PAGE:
Maltreatment by staff in residential care facilities: The adolescents' perspectives

Shalhevet Attar-Schwartz*

*Corresponding author for this work

Research output: Contribution to journalArticlepeer-review

28 Scopus citations

Abstract

This study examines the prevalence and multilevel correlates of verbal and physical maltreatment of 1,324 Israeli adolescents by staff in 32 residential care settings. Hierarchical linear modeling is used to examine the relationships among adolescents' maltreatment, individual-level characteristics (age, gender, adjustment difficulties, and perceived social climate and policy), and institution-level characteristics (setting care type, size, structure, and ethnic affiliation). The findings suggest that 29 percent of adolescents report being verbally maltreated and one-quarter report experiencing physical maltreatment. Vulnerability to maltreatment is found to be high for boys, adolescents with adjustment difficulties, youth who perceive staff as strict, and those who see staff as unsupportive. Maltreatment is positively associated with residence in Arab care settings, with the size of the institution, and with the concentration of vulnerable youth. The study emphasizes the need for the development of interventions and preventions tailored to the risk groups identified.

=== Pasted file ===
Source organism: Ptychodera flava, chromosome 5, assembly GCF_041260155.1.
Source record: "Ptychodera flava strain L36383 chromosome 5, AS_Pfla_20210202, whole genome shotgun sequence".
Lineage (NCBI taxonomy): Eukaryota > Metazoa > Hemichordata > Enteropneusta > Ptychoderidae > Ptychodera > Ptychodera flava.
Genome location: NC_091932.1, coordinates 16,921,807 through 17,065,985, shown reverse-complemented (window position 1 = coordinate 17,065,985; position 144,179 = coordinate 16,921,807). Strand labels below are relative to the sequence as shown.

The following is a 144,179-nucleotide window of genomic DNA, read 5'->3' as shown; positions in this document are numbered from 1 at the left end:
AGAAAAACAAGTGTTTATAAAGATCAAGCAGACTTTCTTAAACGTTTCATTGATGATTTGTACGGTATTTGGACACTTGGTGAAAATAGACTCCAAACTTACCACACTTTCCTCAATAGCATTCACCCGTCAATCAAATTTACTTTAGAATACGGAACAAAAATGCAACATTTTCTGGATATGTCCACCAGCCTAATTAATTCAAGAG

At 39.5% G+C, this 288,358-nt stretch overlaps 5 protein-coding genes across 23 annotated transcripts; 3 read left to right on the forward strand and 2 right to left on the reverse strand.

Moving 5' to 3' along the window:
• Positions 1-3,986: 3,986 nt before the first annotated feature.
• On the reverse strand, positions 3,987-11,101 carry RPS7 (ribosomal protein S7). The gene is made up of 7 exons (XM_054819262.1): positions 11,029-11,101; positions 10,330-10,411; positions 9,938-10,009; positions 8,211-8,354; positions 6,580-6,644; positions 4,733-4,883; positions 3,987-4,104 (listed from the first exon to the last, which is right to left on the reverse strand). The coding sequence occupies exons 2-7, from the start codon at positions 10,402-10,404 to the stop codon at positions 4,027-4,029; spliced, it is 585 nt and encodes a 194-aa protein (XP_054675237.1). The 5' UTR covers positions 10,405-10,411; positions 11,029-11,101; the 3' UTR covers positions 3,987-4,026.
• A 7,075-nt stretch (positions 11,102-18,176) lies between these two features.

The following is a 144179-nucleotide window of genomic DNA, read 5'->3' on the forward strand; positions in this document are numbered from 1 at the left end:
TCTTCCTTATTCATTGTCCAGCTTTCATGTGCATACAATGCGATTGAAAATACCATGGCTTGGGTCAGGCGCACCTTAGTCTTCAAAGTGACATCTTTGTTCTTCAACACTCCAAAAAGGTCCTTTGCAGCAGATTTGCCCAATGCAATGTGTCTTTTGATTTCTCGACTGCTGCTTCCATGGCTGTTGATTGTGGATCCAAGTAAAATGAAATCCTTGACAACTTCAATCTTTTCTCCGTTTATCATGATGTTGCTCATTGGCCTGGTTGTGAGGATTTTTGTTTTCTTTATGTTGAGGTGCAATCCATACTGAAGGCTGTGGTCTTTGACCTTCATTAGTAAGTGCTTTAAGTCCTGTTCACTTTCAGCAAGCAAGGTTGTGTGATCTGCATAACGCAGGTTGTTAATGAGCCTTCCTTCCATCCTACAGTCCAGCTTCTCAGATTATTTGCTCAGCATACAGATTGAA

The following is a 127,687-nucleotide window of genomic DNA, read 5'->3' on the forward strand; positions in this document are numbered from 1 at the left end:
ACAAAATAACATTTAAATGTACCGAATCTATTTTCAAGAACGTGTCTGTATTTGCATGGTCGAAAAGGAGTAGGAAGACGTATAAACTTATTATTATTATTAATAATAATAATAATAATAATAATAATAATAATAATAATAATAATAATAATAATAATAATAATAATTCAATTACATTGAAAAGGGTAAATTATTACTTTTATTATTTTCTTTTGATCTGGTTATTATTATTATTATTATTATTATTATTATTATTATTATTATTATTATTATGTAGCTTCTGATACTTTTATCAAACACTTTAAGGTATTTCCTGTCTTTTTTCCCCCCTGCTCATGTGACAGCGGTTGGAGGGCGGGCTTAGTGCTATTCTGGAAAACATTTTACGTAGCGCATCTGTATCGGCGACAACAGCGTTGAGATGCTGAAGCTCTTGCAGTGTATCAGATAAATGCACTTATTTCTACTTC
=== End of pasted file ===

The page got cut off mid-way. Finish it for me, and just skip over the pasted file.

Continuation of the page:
Original languageAmerican English
Pages (from-to)635-664
Number of pages30
JournalSocial Service Review
Volume85
Issue number4
DOIs
StatePublished - Dec 2011

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